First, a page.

Workplace wellness schemes are emerging in NHS settings, including complementary and alternative therapy services aimed at improving employee wellbeing. The aim of this study is to explore the impact of one such therapy service on service users based at a large UK teaching hospital.
In‐depth semi‐structured interviews were undertaken with seven staff members who participated in at least one workplace complementary or alternative therapy. An Interpretative Phenomenological Analysis approach was taken in the design of interviews and the analysis of interview data.
The following themes were elucidated: having positive but tentative expectations of therapies; enhancing health and wellbeing through therapy; appreciation for the “Q‐active” therapy service as part of a workplace wellness programme; and work influencing therapy use and vice versa.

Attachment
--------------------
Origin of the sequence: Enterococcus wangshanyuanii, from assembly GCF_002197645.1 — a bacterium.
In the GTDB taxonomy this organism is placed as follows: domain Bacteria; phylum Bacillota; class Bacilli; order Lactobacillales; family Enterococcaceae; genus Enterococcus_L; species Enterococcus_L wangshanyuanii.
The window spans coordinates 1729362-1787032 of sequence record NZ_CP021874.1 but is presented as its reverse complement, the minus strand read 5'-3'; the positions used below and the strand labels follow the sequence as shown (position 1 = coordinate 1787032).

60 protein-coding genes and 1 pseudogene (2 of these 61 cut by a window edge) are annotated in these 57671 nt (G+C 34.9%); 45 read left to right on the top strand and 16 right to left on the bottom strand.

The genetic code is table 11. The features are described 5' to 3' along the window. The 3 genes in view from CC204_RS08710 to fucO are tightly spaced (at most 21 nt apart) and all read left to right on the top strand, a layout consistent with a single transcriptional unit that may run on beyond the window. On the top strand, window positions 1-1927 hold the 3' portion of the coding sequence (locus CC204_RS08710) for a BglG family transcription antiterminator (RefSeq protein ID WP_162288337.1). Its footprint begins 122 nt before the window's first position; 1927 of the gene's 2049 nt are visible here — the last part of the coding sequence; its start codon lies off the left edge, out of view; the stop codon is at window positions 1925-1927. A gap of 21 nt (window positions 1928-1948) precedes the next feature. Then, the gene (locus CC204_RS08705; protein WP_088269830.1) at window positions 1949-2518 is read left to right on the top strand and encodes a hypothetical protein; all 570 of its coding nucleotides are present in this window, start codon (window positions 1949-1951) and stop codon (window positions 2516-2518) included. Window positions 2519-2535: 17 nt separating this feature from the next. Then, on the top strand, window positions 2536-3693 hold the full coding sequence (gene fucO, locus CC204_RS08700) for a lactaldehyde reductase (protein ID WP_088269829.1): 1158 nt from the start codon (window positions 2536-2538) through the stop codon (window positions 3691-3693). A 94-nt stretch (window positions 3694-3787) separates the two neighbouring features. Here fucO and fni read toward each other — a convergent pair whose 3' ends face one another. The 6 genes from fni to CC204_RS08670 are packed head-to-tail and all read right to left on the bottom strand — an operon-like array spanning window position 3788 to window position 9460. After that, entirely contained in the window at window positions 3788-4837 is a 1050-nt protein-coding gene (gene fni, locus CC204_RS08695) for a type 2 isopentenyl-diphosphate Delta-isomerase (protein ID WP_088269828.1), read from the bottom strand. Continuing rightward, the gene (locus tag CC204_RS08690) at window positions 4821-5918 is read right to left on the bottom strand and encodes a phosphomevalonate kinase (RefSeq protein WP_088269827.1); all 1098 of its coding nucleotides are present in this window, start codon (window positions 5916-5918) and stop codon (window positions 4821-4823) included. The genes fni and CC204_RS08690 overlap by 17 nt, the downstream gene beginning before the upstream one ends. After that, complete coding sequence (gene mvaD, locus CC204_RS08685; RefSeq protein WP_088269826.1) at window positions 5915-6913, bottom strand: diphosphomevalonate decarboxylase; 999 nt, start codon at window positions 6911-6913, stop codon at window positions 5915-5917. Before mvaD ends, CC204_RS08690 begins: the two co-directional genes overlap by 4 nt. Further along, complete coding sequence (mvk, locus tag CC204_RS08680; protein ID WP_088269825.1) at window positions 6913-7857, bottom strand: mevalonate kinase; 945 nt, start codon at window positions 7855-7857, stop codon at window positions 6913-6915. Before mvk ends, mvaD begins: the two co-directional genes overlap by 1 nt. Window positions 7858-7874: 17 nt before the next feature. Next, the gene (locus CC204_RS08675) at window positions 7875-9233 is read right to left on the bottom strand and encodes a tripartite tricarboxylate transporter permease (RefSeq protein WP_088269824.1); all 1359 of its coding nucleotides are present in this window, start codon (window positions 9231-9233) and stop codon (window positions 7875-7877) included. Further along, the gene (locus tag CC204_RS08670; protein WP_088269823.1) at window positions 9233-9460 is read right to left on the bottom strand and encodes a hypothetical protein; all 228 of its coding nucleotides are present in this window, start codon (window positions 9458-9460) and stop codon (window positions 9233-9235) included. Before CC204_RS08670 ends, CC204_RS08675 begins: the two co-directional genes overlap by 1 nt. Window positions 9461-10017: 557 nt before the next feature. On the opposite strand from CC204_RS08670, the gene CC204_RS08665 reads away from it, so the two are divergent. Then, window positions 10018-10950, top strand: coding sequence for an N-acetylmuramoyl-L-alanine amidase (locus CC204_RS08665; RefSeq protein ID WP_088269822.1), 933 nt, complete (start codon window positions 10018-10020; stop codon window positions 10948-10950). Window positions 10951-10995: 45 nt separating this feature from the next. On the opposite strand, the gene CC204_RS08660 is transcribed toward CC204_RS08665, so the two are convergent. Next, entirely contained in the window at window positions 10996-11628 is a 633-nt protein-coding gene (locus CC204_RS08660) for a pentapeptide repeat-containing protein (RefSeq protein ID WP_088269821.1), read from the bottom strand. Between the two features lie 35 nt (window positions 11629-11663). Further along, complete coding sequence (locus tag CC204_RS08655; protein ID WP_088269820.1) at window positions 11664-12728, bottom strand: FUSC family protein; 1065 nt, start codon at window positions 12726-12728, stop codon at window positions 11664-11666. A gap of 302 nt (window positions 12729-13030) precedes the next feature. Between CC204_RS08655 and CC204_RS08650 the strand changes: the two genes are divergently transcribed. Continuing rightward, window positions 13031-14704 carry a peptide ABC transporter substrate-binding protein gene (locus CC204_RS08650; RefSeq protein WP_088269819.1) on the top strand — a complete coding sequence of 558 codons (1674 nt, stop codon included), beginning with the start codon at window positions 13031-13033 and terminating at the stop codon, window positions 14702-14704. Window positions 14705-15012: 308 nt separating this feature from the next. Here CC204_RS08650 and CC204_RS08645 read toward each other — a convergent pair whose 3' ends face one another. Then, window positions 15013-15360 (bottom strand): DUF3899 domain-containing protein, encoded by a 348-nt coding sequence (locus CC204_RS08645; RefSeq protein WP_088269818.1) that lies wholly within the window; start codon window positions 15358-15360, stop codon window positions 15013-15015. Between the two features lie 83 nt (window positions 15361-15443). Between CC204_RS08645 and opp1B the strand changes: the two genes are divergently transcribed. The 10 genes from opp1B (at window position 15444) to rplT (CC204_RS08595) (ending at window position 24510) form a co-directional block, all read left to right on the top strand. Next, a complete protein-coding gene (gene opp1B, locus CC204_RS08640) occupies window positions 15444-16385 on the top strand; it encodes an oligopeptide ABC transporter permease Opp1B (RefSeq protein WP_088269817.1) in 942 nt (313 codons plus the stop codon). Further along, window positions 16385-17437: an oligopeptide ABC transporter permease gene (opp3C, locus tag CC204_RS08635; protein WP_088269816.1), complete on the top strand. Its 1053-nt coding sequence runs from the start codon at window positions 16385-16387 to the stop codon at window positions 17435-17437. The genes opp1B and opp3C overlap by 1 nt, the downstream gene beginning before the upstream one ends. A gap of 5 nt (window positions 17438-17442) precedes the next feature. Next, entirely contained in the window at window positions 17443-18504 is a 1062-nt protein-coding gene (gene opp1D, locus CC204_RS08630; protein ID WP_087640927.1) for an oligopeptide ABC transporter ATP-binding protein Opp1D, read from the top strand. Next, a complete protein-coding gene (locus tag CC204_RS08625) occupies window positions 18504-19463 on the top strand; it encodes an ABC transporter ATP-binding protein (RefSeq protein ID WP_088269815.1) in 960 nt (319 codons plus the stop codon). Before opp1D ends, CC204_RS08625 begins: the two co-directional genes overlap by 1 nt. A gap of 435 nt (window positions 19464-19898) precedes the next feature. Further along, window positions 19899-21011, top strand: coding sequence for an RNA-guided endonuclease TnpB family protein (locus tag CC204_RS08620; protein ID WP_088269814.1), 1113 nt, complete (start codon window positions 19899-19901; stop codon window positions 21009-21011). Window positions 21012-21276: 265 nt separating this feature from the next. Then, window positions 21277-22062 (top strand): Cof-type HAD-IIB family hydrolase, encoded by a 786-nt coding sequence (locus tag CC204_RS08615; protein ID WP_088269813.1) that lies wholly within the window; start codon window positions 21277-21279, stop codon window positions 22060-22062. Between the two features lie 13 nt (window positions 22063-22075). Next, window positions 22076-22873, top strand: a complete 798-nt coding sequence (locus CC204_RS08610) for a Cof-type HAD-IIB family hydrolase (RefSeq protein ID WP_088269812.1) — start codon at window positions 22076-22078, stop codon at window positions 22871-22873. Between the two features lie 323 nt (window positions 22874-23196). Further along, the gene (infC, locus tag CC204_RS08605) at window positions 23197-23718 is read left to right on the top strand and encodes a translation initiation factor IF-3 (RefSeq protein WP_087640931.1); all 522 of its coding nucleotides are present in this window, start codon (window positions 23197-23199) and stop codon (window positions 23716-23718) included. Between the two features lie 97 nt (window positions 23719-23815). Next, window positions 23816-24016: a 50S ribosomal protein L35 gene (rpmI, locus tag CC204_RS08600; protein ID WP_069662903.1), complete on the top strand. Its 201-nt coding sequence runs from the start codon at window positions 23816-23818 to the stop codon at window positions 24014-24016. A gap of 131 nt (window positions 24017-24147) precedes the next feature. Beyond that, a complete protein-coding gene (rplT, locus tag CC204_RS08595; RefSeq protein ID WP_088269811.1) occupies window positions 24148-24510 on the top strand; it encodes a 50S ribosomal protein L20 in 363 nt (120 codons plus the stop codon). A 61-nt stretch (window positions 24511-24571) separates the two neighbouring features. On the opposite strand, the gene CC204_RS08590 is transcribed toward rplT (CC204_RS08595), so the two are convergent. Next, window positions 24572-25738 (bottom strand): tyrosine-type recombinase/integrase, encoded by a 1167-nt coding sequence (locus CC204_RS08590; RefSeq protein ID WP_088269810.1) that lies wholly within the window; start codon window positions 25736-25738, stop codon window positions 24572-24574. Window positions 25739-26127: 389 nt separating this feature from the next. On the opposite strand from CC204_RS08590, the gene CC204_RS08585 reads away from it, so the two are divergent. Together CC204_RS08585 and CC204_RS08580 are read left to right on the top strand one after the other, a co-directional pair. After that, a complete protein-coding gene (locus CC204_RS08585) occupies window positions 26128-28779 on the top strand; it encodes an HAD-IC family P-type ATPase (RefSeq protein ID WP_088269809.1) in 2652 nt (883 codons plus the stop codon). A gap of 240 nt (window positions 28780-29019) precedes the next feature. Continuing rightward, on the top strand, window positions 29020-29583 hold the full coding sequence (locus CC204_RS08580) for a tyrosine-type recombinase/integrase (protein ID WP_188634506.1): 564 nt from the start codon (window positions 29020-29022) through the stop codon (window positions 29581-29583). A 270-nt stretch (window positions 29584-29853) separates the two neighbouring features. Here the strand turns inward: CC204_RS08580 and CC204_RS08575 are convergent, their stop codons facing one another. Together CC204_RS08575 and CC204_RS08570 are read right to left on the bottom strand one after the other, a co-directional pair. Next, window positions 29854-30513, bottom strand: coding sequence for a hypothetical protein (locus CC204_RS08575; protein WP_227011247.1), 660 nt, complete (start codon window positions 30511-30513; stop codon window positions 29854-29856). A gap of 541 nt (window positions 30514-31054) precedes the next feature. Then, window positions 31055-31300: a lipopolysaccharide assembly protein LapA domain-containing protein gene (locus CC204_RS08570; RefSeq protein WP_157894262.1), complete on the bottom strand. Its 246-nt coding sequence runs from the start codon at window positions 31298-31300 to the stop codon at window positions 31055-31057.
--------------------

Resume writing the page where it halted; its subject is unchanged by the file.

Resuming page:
The study adds to the limited research literature evaluating workplace health interventions by using an interview‐based qualitative approach to access employees' experiences of this type of workplace complementary and alternative therapies. Valuable insights were gained about the significance of this particular aspect of a larger workplace health programme. The emergent themes build on the existing literature on individuals' expectations and experiences of complementary and alternative therapies and also on the potential benefits of such a service for workplace health promotion.
Meade, O., MacLennan, S.J., Blake, H. and Coulson, N. (2009), "Workplace complementary and alternative therapies for hospital‐site staff", International Journal of Workplace Health Management, Vol. 2 No. 3, pp. 258-271. https://doi.org/10.1108/17538350910993449Download as .RIS
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